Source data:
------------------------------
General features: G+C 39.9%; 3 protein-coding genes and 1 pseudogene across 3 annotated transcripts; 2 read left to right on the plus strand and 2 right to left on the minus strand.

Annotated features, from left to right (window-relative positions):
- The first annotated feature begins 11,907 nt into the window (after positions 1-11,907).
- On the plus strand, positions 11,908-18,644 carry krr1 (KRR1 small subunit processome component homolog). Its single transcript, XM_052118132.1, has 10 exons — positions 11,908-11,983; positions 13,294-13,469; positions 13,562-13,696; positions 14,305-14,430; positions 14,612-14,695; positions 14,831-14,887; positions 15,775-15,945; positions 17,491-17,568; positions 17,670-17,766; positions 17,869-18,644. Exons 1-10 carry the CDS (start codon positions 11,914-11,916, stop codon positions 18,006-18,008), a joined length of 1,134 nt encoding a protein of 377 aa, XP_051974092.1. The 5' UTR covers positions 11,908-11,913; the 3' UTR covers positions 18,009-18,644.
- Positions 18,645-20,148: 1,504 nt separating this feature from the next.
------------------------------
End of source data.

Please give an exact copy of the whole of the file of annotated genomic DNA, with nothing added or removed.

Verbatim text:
General features: G+C 39.9%; 3 protein-coding genes and 1 pseudogene across 3 annotated transcripts; 2 read left to right on the plus strand and 2 right to left on the minus strand.

Annotated features, from left to right (window-relative positions):
- The first annotated feature begins 11,907 nt into the window (after positions 1-11,907).
- On the plus strand, positions 11,908-18,644 carry krr1 (KRR1 small subunit processome component homolog). Its single transcript, XM_052118132.1, has 10 exons — positions 11,908-11,983; positions 13,294-13,469; positions 13,562-13,696; positions 14,305-14,430; positions 14,612-14,695; positions 14,831-14,887; positions 15,775-15,945; positions 17,491-17,568; positions 17,670-17,766; positions 17,869-18,644. Exons 1-10 carry the CDS (start codon positions 11,914-11,916, stop codon positions 18,006-18,008), a joined length of 1,134 nt encoding a protein of 377 aa, XP_051974092.1. The 5' UTR covers positions 11,908-11,913; the 3' UTR covers positions 18,009-18,644.
- Positions 18,645-20,148: 1,504 nt separating this feature from the next.